There are two questions that emerge from this. First, is there any real distinction between an illiquid and an insolvent company? After all, you just need to invest in US Treasuries to make an income, and in fact given that Morgan was loaned $107 billion at near-zero rates and only made about $76 million shows a tiny rate of return — hardly great evidence of solvency. At a certain point, if leant money at ~0% interest and given an investing opportunity that returns more (say, a US T bill) it’s essentially impossible not to make money. If the US govt leant me $100 billion dollars and charged me almost no interest, I could make some money too. Of course, the Fed could’ve listened to the founder of central banking Bagehot’s famous words, “lend freely, at a penalty rate.” But given that the banks were barely able to eke out a profit even at the absurdly cheap rates the Fed gave, it’s entirely possible that penalty rates would have wrecked the banking system completely. As Stephen Williams points out, lending freely and charging a penalty rate is kind of a contradiction in terms.

If that’s the case, the second question is: how can we solve general liquidity crises without rewarding the same bankers who in part created it? How can we avoid moral hazard? The real issue here is that we treat the banks as the only medium for solving liquidity crises. This makes a kind of sense, as they seize up and don’t lend to each other or anyone else. However, what the Fed is often doing when solving liquidity crises is managing expectations — will the money supply shrink? Will assets that we thought were safe stay valuable? Will NGDP grow? But expectations can be managed by means other than safeguarding banks. Because it’s the entire economy that’s uncertain, more direct means would be preferable.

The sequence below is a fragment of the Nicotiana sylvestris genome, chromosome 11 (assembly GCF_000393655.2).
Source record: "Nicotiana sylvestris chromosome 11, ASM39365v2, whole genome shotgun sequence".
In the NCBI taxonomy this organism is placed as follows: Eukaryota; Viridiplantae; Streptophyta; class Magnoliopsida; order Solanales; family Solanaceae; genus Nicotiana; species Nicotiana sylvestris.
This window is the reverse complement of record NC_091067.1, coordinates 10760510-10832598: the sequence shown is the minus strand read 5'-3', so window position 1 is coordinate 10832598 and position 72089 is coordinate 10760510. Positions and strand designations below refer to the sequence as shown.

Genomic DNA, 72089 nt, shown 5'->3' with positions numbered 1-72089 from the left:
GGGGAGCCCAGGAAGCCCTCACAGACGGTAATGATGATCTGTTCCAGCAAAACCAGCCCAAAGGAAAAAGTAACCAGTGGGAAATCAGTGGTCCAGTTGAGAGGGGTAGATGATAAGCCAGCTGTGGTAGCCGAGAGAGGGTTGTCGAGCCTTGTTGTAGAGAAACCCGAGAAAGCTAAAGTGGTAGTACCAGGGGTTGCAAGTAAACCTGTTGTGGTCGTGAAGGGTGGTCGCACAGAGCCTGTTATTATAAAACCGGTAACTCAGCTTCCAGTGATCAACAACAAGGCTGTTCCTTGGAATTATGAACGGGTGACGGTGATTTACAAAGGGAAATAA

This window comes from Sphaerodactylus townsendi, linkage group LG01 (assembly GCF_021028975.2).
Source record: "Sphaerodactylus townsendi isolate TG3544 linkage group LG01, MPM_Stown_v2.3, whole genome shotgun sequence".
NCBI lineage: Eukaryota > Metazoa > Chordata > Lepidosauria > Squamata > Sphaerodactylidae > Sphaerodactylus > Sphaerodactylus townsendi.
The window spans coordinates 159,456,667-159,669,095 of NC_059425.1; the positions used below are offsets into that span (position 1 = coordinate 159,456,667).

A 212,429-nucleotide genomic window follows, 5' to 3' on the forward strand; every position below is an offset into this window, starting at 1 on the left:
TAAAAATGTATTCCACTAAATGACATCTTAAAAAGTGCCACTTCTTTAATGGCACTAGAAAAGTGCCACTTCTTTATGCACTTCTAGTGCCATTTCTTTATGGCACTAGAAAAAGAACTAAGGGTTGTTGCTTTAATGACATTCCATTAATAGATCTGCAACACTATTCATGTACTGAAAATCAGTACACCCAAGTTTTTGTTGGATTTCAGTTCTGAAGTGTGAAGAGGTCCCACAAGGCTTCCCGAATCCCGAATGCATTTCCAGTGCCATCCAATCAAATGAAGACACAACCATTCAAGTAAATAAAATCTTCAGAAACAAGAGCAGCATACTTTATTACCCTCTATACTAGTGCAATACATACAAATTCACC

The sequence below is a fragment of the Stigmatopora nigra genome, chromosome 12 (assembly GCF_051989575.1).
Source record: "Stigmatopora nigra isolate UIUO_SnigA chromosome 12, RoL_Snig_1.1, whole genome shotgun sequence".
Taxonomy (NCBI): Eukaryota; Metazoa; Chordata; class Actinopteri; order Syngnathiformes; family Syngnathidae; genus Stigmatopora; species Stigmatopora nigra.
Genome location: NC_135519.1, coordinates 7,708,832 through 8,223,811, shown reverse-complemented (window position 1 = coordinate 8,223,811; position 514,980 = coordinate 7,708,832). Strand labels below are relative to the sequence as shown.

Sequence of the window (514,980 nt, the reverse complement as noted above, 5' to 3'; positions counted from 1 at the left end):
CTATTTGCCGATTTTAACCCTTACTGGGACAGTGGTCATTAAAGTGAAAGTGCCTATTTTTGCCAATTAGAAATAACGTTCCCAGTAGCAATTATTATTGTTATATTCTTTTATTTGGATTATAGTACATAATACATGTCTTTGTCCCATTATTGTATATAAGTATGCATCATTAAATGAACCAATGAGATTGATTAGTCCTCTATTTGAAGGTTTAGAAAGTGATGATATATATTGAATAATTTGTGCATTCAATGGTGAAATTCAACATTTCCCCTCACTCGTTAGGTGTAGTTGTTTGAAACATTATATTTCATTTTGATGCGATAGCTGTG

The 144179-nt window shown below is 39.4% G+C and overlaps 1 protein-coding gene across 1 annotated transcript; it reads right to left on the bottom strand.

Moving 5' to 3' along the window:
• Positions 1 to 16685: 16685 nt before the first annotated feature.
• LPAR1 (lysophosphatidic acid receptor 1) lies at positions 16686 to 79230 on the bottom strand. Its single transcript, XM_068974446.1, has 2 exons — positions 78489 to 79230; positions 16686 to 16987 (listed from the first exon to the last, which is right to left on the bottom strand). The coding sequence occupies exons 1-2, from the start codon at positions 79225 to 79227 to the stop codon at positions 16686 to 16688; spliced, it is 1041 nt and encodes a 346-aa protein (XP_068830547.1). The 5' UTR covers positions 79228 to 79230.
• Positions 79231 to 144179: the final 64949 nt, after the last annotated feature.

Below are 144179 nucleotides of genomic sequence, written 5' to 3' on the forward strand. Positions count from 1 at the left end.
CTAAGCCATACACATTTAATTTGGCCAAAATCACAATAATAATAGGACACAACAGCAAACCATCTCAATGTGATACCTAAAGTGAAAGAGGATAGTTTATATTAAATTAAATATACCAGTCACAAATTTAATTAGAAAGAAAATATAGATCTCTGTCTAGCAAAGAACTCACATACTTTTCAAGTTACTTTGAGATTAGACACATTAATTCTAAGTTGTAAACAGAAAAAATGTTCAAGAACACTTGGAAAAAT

For example, the U.S. might institute a minimum guaranteed income for all citizens as its form of welfare, subject to certain conditions (seeking work, scaling up when finding a job, etc). Even Hayek was in favor of minimum income! And to avoid bailing out the banks, the Fed could have control over the amount given every month. When a recession hits, the Fed would target NGDP by raising minimum income, directly raising the monetary supply and roughly fixing the liquidity crisis. Debt overhang is avoided; aggregate demand can stay roughly stable. And because liquidity crises raise the value of the dollar (by increasing demand for cash), this wouldn’t have to cause inflation if it’s aimed at propping up the growth in NGDP. In one fell swoop you can stabilize AD and avoid bailing out the banks.